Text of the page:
Here’s an example of just one individual who is most certainly making his mark in the Middle East and won’t be held back by anything. Ron Bruder is a global leader working on providing employment opportunities for unemployed youth in the Middle East. (He’s formerly built shopping centers all over the U.S., and is now devoting himself full time to this effort.) It’s incredible. He’s giving hope to so many in Egypt, Jordan, Morocco, Palestine, Tunisia and Yemen. Tunisia, he says, is the easiest… they just get it and in many locations, in-country supporters (important) provide significant financial backing, with positive government support, too.
I love sharing with you about these philanthropic insights in different areas across the world! Continue to make your mark on our world as well. No action is too small.
With highest regards,
By Cheryl Mahoney
Interested in attending an event focused on corporate social responsibility? Want to learn more about ethics in business? Then you should come out to hear UniversalGiving’s CEO, Pamela Hawley, speak at the Commonwealth Club!
The Commonwealth Club has been hosting public forums with exciting speakers for more than 100 years. On August 11th, our CEO will be speaking there. Here’s the description of the event from their website:
The Leading Edge for Corporate Social Responsibility
Setting the Bar for Ethical Business Conduct
Pamela Hawley, Founder and CEO, UniversalGiving
Winner of the Jefferson Award for Public Service, Hawley assists companies, including Cisco, with their corporate social responsibility programs all over the world. Her web-based marketplace for volunteers, donors and companies has been profiled on CBS, in BusinessWeek and on Oprah.com. This is a must-attend program for all who believe in social responsibility and corporate engagement.
MLF: Business & Leadership
SF Club Office
595 Market Street, 2nd Floor
San Francisco, CA, 94105
Date: August 11th
Time: 5:30 p.m. networking reception, 6 p.m. program
Cost: $8 members, $20 non-members, $7 students (with valid ID)
Program Organizer: Ann Clark
For tickets and more information, visit https://tickets.commonwealthclub.org/open.asp?show=1809 or call (415) 597-6700. We hope you can come!
By Cheryl Mahoney
Last week, our CEO Pamela Hawley was honored to speak on a panel for When She Speaks. This event was sponsored by RAL & Associates, a career and leadership development firm, in association with Full Circle Fund. The topic under discussion was Women Leadership.
If you’re thinking that you would have loved to learn about Women Leadership, but you didn’t have a chance to attend–don’t worry! Bobbie La Porte from When She Speaks kindly shared some notes on key points discussed at the event:
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Please join me in thanking our hosts at PG&E and our partners at Charles Schwab, Deloitte, IBM, Salesforce.com, McKesson and the Full Circle Fund for their continued support of this series. And please also join me in thanking our accomplished and inspiring speakers for candidly sharing their perspectives and insights on such a fascinating topic!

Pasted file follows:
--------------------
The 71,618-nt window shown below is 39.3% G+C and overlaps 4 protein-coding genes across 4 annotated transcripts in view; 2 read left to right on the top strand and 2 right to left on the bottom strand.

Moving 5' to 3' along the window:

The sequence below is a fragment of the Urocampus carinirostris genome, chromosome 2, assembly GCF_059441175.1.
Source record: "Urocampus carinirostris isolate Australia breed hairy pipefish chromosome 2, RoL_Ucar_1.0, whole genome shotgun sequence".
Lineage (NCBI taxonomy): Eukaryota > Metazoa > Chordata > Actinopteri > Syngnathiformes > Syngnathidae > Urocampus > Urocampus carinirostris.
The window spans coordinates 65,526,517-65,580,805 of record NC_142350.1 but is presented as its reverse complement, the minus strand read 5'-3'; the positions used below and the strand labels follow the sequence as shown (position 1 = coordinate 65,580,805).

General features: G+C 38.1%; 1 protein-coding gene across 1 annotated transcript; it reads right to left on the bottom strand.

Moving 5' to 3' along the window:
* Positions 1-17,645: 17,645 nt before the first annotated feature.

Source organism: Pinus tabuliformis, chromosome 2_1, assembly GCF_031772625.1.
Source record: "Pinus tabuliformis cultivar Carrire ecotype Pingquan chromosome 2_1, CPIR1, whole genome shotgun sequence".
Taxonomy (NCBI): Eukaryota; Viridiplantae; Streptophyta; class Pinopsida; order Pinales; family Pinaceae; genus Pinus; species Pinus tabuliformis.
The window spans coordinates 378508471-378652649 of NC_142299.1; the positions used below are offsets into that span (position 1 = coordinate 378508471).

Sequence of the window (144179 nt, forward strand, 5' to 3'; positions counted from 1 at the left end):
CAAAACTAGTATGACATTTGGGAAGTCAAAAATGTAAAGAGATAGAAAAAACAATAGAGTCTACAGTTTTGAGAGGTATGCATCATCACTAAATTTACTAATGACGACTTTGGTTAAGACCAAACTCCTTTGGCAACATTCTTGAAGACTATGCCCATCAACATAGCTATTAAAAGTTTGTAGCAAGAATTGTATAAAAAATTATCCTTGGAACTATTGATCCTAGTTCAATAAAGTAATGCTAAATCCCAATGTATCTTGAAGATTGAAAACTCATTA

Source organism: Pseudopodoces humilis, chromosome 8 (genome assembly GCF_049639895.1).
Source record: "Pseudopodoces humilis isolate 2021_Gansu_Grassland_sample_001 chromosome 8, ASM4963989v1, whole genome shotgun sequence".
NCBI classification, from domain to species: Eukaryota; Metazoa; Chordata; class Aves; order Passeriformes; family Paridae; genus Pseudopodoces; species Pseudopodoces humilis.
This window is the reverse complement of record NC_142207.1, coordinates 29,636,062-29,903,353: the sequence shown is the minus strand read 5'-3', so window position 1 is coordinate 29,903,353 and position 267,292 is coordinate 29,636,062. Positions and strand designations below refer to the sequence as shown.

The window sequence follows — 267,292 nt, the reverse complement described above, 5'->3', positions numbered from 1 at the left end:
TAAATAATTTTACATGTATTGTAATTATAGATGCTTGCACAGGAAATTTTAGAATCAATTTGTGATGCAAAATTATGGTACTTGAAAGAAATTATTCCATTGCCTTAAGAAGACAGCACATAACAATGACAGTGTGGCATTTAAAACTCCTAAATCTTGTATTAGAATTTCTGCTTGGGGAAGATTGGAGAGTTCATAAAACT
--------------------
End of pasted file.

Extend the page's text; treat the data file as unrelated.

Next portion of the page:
Moderator Kerrie Halmi, The St. Charles Consulting Group
Panelist Pamela Hawley, CEO, UniversalGiving
Panelist Jenny Cheng, Vice President, Salesforce.com
Panelist Jennifer Dowdell, Director, PG&E
Panelist Cheryl Williams, Manager, McKesson Corporation
Panelist Dara Bazzano, Audit Partner, KPMG
The panelists shared their insights about the approaches and practices they use in their roles in business to support and drive sustainability. Some of their key points included the following:
(1) How are women’s and men’s leadership styles different?
– it’s important to acknowledge your individual skills and strengths when it comes to your leadership style and not so much gender
– your personal communications style and approach can be an important element of your leadership style and this can be different for men than women
– there are stereotypes of women vs. men that you need to be aware of and know that some behaviors may not be as successful for women as men (like being seen as aggressive) in corporate culture
– know that leadership skills can be developed; there are no “natural born” leaders
(2) What are elements of ideal leadership styles?
– being flexible and adaptable; women ate socialized to be adaptable and flexible
– recognizing people who are more talented than you (as the leader) and support and development them
– good coaching skills
– being good “connectors”
– being gentle but strong; kind but firm
– being yourself, authentic; you need to decide if you want to play the corporate “competitive” game; find what works for you
– hold your “confidence”, think about how you display that
– know your values and if they are aligned with the corporate culture you are in; is it a good fit for you?
(3) How do you develop your leadership style?
– learn how to influence
– find mentors to work with you
– be open to approaching and learning things differently
– don’t assume that what motivate you motivates everyone else; respect everyone and their differences
– make your boss your advocate; help him/her succeed
– use multiple sources of coaching and advice
– don’t associate leading with any level in the organization; you can lead from any position, don’t wait – use the tools you have now
– don’t hesitate to ask for help – and learn from others!
Please join us next month at McKesson when our topic will be: “Politics in the Workplace: The Good, The Bad and The Ugly”.